The building of interactive theatre is a costly and time-consuming endeavor at the best of times. Making it all while socially distant from home was a challenge that Corkscrew was happy to take on, but isn’t necessarily looking forward to making a part of their programming moving forward. “As a small festival, we can't assume we'll have the financial and personnel resources to continue making this content alongside our stage productions,” explains Roshan.
Still, this year’s digital edition showed Roshan and the festival’s Artistic Director Thomas Kapusta and Executive Director Alexander Donnelly that theatre adapts to the times in any scenario. Artists are resilient and still make thrilling work when given the support and tools they need, says the literary director.
While originally slated to end August 20, the festival was such a success that the organizers are keeping the content available indefinitely. Perhaps it’s that interactive element of each 10-20 minute piece that led to audiences wanting more. Either that, or it's “the rabbit hole of plunging deeper into the experience with each click,” adds Roshan.
Regional Beauty Lends Itself to a Virtual Experience
When a festival’s biggest draw—apart from its lineup—is location, a pandemic puts a wrench into things. To make up for its lack of physical audiences, Glimmerglass Festival (usually hosted in New York tucked between the Catskills and the Adirondacks) welcomed opera lovers online with Glimmerglass Glimpses.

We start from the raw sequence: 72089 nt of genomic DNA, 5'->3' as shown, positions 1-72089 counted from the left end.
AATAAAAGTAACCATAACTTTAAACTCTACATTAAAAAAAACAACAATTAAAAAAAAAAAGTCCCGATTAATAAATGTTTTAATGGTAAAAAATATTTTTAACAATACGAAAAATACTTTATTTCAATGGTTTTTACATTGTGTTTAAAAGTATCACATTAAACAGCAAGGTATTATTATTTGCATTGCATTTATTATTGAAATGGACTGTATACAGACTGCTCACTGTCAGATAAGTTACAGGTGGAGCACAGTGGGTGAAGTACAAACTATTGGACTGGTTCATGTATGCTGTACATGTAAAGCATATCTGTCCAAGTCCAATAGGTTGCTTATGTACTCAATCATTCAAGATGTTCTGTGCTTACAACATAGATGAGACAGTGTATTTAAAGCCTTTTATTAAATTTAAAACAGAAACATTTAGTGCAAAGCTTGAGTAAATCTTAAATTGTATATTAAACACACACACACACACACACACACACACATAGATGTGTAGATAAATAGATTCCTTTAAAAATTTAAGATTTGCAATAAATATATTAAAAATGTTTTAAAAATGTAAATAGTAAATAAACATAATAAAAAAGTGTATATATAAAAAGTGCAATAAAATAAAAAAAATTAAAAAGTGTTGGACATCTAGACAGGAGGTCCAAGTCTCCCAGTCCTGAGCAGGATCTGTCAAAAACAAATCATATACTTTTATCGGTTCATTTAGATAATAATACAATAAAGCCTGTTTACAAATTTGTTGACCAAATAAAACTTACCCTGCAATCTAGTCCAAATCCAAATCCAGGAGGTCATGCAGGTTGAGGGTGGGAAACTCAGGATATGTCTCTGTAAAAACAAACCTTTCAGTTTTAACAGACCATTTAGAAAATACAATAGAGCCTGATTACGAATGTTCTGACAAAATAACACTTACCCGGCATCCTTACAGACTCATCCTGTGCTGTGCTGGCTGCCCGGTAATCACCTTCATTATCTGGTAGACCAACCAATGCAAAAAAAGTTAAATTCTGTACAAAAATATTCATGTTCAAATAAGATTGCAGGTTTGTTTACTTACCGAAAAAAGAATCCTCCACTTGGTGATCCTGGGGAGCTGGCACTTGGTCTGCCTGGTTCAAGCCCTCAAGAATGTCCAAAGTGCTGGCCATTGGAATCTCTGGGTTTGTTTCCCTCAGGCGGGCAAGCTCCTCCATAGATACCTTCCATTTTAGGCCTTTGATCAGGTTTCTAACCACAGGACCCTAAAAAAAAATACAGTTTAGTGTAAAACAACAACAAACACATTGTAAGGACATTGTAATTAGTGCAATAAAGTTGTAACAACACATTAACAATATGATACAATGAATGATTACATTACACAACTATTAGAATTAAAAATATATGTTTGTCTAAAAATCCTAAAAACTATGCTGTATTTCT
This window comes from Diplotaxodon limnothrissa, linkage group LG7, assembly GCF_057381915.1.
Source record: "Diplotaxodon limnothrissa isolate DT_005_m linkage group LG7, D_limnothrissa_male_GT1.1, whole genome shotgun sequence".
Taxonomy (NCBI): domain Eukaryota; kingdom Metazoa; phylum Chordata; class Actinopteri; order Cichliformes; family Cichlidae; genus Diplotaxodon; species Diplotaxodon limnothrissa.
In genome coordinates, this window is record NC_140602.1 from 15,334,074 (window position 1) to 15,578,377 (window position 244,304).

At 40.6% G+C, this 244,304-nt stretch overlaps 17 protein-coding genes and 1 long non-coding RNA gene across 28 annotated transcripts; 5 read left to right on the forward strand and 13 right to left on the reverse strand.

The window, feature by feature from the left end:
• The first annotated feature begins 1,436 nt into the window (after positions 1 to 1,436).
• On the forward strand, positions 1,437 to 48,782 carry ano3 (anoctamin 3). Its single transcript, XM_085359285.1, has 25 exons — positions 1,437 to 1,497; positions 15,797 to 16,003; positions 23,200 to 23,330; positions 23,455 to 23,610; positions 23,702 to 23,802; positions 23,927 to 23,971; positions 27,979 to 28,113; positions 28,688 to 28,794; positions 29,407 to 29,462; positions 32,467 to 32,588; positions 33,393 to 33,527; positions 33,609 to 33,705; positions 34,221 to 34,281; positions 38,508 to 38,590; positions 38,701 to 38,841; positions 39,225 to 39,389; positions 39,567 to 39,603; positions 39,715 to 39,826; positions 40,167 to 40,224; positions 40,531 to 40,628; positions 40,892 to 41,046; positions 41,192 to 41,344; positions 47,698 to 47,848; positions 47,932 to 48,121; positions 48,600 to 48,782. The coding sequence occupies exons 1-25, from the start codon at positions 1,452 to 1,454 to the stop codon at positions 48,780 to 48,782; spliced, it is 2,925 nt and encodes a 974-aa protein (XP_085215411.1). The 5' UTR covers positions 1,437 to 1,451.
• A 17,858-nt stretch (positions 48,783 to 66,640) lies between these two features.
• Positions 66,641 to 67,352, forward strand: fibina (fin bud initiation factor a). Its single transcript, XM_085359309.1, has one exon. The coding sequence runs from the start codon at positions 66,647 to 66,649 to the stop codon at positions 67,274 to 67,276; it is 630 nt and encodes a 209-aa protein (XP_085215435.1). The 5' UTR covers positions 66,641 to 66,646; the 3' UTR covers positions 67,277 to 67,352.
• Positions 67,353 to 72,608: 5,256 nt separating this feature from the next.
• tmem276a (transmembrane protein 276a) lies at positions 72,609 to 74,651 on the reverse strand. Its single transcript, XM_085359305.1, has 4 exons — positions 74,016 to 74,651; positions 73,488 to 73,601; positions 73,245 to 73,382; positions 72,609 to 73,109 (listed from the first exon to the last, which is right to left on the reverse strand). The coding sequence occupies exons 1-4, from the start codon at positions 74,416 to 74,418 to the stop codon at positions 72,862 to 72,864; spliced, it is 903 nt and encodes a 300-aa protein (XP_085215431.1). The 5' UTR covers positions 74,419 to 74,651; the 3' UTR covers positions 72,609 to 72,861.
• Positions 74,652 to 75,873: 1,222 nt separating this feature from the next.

“We’ve found new ways to highlight the details that make Glimmerglass special,” says Festival Artistic and General Director Francesca Zambello. One example of this is the Glimmerglass Lieder film from bass-baritone Ryan McKinny, pianist Kevin J. Miller, and Keep the Music Going Productions. The project, centered around Schubert Lieder, is set against the backdrop of the region. “It really captured the intangible essence of Glimmerglass that draws us all each summer,” says Zambello. “There are moments throughout the entire piece that remind us of what we love about Glimmerglass — a time lapse of the night sky, aerial shots of the Alice Busch Opera theatre, wide shots of Ryan rowing on Otsego Lake.”
Using natural backdrops went beyond New York state, too. Rinaldo, sung by countertenor Aryeh Nussbaum Cohen and directed by Louisa Proske, made use of the Sutro Baths ruins in San Francisco.
On top of the performances, Zambello and organizers found new ways to embody the festival’s values of community, conversation, and education. A new podcast discussing equity and diversity within the world of opera, called Breaking Glass, is reaching new audiences that wouldn’t necessarily have heard of Glimmerglass before.
“Our medium may have changed, but our deep belief in the necessity of art continues to grow,” concludes Zambello.
A Black Theatre Coalition Builds a Virtual Bridge in Milwaukee
A new theatre festival came to life this summer in Milwaukee, Wisconsin, put together by a cohort of Black theatre artists. Milwaukee Black Theater Festival began August 23 and will run through September 12, featuring three full-length readings and other digital offerings that are aimed at connecting the city to its artists of color.
"We knew that if the time came, we would be ready to host the festival on a digital platform," says Festival Leader DiMonte Henning. "On this digital platform, viewers are able to experience a full festival’s worth of over 60 Black artists showcasing their artistic skills as they respond to three moving pieces that resonate deeply with the Black community."
"The ability to share the stories told in the plays STEW, KILL MOVE PARADISE, and HOME over the internet without losing the beauty of the performance is a testament to the strength of the writing and talent of our casts," adds Sheri WIlliams Pannell, the director of HOME and a festival leader.